Welcome to a leading national and international Department of Sociology, including our innovative Centre for the Study of Politics.

In a time of crisis and uncertainty we search for an understanding of the world around us - in our teaching, research and public engagement. We offer a vibrant social and intellectual community that is networked into other departments and institutions at Maynooth University and the community of sociology and politics scholars worldwide. 

Our website will give you an introduction to our research, publications, public engagement and undergraduate and postgraduate programmes. On this page you will find a short overview of some of the major contributions of the department and of our distinctive place in Irish society. 

Charting Irish Society ......


In 1982, Michel Peillon published Contemporary Irish Society. 

It was described by Fanning and Hess as "Ireland’s first proper sociological monograph, as distinct from a work of social anthropology, political economy, social administration or Catholic thought.........   Rather than focus on rural change and urbanisation as Catholic sociologists had done, he considered the Church as an interest group alongside others. In Peillon’s analysis, groups such as farmers, the working class, the bourgeoisie and the state identified interests and often pursued contradictory projects. "


The Irish Journal of Sociology was founded in the department in 1991 (see below for more details).

From the dawn of the Celtic Tiger to the dot.com crash that laid the foundations of the financial bubbles to follow in 2008, across a period of huge transformation in Irish society, Maynooth Sociology published a series of Irish Sociological Chronicles - books drawing together short interpretive essays that used sociological insights to make sense of the changes happening around us in Ireland at the time. To this day these stand as insightful and readable live accounts of a changing society.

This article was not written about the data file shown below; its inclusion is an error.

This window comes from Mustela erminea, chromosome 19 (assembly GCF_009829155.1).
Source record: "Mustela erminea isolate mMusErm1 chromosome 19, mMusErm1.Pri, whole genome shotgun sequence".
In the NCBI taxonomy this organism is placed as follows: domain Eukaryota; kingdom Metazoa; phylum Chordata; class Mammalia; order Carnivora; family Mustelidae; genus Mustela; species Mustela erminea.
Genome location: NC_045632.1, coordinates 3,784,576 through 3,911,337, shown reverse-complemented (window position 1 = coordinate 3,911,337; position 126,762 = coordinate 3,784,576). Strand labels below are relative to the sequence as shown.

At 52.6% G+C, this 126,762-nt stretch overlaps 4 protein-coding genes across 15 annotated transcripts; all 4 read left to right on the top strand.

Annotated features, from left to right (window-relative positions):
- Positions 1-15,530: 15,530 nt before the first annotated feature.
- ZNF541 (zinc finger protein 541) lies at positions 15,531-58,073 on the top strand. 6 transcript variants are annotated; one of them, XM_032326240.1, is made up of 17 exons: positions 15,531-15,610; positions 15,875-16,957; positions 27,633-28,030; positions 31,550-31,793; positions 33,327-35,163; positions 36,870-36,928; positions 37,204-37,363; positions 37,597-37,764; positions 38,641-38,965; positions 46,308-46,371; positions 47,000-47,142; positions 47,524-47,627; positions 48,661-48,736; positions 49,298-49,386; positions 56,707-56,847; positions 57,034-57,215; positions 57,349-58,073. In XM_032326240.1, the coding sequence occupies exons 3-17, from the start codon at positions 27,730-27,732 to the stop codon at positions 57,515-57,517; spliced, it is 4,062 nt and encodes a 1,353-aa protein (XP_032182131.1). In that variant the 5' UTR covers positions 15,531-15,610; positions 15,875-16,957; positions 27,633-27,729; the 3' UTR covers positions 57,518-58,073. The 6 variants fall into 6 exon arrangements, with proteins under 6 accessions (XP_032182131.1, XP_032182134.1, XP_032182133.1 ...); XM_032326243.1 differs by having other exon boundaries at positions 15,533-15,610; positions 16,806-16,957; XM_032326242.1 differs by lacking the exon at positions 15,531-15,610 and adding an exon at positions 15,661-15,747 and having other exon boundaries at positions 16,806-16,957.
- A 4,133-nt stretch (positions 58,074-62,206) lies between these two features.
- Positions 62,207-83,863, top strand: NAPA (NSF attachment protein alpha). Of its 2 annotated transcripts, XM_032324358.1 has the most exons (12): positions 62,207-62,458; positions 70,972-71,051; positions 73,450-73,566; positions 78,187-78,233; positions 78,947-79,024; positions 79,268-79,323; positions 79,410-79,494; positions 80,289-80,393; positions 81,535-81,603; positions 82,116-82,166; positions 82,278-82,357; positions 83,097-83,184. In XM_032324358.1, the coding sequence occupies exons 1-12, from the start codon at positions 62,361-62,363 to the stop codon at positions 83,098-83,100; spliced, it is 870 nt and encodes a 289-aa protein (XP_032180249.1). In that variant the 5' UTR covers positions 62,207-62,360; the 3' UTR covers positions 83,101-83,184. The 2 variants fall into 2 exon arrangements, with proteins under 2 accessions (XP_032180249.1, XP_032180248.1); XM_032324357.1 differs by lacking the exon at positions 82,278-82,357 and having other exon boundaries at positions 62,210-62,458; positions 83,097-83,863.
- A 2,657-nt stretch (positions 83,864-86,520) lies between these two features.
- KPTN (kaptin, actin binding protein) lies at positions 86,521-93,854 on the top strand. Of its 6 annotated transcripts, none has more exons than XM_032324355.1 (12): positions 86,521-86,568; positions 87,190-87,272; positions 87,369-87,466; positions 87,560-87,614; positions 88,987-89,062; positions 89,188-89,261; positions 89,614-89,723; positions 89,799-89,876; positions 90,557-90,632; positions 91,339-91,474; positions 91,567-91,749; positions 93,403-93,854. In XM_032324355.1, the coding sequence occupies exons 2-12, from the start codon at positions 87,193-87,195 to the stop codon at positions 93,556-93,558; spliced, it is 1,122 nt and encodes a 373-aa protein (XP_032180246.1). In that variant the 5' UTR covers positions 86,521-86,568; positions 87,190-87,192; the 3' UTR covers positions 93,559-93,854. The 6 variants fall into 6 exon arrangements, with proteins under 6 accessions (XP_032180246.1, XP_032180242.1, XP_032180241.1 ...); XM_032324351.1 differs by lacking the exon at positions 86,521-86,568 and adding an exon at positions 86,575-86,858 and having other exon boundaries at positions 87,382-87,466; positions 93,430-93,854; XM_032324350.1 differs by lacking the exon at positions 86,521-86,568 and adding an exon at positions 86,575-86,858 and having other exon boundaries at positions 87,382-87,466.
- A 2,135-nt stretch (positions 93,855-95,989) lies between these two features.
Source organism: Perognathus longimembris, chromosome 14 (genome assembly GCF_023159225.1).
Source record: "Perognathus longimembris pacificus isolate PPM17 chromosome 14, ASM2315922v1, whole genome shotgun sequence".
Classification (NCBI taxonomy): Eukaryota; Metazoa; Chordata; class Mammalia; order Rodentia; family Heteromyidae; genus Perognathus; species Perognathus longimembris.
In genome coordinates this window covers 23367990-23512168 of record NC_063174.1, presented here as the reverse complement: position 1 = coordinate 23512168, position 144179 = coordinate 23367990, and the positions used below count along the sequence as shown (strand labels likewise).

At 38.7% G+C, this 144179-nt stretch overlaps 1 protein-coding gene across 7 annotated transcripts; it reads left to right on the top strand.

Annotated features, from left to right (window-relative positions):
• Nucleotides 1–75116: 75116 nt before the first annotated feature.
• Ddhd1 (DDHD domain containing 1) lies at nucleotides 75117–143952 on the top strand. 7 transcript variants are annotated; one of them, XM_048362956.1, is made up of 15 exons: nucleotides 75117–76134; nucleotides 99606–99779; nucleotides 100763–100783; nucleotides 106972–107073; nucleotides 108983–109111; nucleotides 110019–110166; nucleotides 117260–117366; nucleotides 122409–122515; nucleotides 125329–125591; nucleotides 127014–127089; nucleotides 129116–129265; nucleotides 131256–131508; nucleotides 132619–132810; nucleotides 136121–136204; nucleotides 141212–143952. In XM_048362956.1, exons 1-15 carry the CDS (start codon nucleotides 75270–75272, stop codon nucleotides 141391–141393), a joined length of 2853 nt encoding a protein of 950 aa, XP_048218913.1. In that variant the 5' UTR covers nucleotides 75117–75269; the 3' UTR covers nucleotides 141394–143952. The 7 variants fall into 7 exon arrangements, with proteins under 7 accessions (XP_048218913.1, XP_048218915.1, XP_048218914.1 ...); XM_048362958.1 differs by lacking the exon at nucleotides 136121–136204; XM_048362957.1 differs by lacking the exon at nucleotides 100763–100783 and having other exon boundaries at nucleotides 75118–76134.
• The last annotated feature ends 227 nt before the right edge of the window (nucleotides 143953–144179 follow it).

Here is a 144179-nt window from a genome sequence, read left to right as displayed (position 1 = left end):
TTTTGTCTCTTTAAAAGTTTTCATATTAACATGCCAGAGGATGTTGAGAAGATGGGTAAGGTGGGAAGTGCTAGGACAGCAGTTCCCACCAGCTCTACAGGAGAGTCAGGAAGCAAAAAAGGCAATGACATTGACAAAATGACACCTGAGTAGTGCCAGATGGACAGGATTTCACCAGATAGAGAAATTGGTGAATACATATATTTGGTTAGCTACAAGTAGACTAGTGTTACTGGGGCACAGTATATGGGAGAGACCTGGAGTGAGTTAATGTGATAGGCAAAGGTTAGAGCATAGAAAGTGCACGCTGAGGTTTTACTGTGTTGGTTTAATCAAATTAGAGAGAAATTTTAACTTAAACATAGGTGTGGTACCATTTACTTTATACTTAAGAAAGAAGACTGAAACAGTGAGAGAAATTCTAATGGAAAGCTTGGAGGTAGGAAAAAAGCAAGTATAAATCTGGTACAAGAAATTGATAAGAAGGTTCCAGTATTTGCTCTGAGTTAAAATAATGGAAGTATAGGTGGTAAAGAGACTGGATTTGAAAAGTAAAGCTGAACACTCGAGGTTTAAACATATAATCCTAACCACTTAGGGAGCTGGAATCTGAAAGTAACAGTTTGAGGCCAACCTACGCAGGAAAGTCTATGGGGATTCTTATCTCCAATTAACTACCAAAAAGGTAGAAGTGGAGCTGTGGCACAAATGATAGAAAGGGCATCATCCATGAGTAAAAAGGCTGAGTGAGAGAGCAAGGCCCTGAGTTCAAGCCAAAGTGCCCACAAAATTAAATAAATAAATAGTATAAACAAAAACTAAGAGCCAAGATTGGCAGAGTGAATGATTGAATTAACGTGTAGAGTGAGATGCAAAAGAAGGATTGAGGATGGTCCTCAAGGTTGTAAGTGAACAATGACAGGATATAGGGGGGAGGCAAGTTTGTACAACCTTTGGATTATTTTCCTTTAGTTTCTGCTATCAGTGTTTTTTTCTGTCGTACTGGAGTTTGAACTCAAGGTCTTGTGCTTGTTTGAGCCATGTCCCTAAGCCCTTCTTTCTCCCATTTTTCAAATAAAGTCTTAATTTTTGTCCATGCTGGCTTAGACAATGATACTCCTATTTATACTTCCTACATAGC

They included volumes on:

In 1999, Colin Coulter published the first overview text of the stucture of Northern Irish Society.

Later, Mary Corcoran joined Perry Share in writing the third edition of Sociology of Ireland, with Brian Conway joining them for the fourth edition in 2012. 


..... from within Global Sociology

Although the department has played a key role in understanding Irish society it has always been highly internationalised - in terms of where our staff have studied, where they carry their research, who their research and teaching partners are, and a whole world of academic, professional and public connections. 

The map below provides a summary picture of some of the global ties of our current staff. 


A Historic and Leading Role

We are the longest established Sociology Department on the island of Ireland, having been established in 1937. We were honoured to host a visit from the President of Ireland Michael D. Higgins, himself a sociologist, on the occasion of our seventy-fifth anniversary in 2012. 

  • read more about President Higgins' visit on page 2 of the University News here 
  • Paul Gillespie of the Irish Times reflects on President Higgins' speech on the occasion here
  • read about President Higgins' return to a conference on climate change and just transition in 2019 here

We have played a central role in establishing and developing other disciplines and departments at Maynooth - including Anthropology and Applied Social Studies. We have longstanding collaborations with Adult Education and a range of departments through our founding and central role in the Maynooth University Social Science Institute (MUSSI), with Prof Linda Connolly as Director. We established an undergraduate degree in Politics in 2007.

The Irish Journal of Sociology was founded in the department in 1991, under the editorship of Michel Peillon and Tony Fahey. It recently returned to the department, edited by Brian Conway from 2013 to 2017. 

Department staff have played key roles in the Sociological Association of Ireland, including most recently Paul Ryan's role as President until 2018. In 2019, the department hosted the Annual Conference of the Political Studies Association of Ireland for the first time. Delma Byrne was President of the Educational Studies Association of Ireland from 2014 to 2016.

For more on the history of Irish Sociology, and Maynooth's place in it, check out some of our own departmental research: